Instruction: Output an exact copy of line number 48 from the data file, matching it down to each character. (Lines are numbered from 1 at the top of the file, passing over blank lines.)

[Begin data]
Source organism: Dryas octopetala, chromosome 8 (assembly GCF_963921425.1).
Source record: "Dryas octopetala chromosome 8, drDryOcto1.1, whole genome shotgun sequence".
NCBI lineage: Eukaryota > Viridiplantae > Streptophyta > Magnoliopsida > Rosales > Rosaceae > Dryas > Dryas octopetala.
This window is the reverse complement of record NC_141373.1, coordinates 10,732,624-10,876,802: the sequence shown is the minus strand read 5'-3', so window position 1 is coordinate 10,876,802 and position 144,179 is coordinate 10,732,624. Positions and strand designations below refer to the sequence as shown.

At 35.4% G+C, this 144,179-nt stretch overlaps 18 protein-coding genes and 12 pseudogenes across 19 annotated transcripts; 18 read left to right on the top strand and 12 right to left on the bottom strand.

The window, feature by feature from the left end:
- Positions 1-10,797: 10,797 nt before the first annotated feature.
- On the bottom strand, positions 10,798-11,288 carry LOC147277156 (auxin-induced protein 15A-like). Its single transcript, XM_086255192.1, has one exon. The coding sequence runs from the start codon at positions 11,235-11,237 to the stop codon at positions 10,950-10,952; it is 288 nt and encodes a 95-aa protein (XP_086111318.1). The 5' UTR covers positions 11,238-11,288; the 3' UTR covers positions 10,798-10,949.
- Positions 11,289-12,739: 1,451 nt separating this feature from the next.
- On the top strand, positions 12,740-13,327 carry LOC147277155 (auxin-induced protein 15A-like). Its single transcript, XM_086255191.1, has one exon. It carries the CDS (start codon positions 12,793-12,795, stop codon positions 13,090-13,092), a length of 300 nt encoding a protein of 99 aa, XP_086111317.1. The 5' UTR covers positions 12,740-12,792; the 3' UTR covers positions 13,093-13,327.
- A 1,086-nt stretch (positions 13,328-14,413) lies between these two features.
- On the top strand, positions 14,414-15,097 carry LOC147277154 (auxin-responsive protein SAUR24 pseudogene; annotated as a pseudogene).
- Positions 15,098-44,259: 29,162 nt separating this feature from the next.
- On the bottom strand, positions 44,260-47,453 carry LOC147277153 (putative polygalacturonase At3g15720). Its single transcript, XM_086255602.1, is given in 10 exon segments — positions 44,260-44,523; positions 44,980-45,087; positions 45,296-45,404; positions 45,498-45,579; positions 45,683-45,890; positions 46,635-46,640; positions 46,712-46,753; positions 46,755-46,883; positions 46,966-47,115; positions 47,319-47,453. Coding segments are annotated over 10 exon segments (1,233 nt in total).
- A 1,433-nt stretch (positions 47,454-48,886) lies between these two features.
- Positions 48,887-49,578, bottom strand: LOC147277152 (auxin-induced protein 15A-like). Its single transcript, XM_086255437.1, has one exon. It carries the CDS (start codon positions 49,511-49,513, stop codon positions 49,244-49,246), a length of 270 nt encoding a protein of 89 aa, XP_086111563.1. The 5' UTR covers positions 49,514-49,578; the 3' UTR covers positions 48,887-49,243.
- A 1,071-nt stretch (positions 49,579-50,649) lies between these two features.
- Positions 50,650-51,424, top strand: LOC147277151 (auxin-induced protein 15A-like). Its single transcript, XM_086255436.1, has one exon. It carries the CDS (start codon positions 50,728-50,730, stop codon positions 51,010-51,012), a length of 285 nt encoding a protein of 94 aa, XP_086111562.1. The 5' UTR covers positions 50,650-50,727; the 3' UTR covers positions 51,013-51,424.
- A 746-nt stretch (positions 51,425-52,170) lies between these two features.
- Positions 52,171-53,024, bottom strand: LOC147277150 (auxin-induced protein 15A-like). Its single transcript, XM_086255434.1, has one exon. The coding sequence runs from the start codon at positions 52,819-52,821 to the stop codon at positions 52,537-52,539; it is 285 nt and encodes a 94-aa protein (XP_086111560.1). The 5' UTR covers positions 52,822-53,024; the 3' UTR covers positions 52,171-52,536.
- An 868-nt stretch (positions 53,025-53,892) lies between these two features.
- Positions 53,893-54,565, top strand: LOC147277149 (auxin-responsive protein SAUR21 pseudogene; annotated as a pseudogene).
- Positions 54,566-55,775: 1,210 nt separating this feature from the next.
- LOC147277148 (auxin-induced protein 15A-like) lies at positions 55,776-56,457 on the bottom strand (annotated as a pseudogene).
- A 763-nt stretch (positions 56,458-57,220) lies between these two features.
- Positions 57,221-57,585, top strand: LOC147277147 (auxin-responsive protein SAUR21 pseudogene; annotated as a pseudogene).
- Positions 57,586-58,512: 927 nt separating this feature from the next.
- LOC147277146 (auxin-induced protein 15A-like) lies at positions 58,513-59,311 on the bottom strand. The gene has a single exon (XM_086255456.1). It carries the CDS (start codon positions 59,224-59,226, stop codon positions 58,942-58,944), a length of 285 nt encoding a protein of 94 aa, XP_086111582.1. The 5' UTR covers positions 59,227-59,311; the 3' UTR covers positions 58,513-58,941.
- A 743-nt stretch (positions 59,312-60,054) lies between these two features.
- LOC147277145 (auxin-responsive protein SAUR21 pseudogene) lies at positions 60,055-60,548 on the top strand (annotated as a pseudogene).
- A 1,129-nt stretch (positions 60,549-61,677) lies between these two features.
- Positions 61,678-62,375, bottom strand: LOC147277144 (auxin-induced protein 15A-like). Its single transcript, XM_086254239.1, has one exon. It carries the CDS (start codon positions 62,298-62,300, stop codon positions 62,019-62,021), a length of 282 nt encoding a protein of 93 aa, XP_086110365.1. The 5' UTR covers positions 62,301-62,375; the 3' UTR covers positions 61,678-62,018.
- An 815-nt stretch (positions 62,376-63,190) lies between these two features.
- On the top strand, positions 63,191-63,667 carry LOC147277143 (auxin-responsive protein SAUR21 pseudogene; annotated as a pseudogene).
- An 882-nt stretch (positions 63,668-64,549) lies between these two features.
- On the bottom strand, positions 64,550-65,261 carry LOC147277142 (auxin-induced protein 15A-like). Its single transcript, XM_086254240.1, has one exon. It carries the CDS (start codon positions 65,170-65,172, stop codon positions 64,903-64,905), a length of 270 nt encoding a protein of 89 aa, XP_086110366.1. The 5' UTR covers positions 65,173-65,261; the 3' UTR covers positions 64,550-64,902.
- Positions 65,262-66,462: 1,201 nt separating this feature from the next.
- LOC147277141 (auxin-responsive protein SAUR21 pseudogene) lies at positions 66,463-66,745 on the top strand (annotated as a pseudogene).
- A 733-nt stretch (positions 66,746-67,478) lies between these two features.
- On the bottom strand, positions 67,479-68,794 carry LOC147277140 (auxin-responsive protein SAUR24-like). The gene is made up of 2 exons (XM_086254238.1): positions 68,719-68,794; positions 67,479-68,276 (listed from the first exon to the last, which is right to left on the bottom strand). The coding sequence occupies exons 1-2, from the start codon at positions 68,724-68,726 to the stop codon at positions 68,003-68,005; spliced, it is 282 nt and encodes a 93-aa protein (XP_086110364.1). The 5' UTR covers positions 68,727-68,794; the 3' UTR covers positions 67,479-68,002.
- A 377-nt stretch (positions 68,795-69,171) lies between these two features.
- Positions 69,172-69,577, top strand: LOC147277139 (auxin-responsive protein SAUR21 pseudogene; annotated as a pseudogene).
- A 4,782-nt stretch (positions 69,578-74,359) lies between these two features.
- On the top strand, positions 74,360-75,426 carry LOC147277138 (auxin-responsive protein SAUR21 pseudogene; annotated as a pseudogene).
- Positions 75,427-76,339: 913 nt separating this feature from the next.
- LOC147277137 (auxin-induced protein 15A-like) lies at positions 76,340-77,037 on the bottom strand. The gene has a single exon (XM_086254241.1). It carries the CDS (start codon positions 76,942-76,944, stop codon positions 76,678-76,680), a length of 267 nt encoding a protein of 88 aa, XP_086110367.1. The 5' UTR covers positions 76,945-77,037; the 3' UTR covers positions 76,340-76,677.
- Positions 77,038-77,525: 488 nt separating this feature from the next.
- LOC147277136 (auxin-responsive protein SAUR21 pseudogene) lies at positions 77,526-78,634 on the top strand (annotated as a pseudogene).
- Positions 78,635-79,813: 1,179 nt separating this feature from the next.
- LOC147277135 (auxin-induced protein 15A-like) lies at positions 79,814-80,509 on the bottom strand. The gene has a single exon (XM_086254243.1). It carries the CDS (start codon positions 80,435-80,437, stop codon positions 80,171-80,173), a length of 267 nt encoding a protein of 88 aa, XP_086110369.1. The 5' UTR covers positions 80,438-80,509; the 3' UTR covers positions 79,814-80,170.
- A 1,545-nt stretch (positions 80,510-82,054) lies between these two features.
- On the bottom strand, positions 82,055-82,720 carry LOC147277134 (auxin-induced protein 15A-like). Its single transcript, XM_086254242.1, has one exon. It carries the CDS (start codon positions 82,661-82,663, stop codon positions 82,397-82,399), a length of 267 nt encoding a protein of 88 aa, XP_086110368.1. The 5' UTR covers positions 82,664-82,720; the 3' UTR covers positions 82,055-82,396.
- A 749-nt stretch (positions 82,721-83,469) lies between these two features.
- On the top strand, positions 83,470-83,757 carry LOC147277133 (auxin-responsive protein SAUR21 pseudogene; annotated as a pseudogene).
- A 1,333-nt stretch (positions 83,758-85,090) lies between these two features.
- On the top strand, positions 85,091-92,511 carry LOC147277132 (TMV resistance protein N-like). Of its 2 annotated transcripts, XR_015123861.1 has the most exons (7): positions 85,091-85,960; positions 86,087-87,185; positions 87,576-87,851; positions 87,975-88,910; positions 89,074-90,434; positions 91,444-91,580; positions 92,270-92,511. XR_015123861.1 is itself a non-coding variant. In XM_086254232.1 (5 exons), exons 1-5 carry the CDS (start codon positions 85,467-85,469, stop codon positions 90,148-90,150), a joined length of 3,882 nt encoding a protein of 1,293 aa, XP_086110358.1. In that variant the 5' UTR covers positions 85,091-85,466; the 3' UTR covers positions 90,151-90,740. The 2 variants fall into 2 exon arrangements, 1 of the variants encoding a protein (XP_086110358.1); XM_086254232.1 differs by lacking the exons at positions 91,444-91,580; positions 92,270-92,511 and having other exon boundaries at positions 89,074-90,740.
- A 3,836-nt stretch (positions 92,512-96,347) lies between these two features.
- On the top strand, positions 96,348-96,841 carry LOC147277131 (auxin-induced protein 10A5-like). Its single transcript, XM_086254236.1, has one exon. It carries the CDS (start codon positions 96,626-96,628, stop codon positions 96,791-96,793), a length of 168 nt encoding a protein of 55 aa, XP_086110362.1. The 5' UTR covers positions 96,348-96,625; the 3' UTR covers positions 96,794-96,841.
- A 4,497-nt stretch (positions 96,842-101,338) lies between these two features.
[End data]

- LOC147277136 (auxin-responsive protein SAUR21 pseudogene) lies at positions 77,526-78,634 on the top strand (annotated as a pseudogene).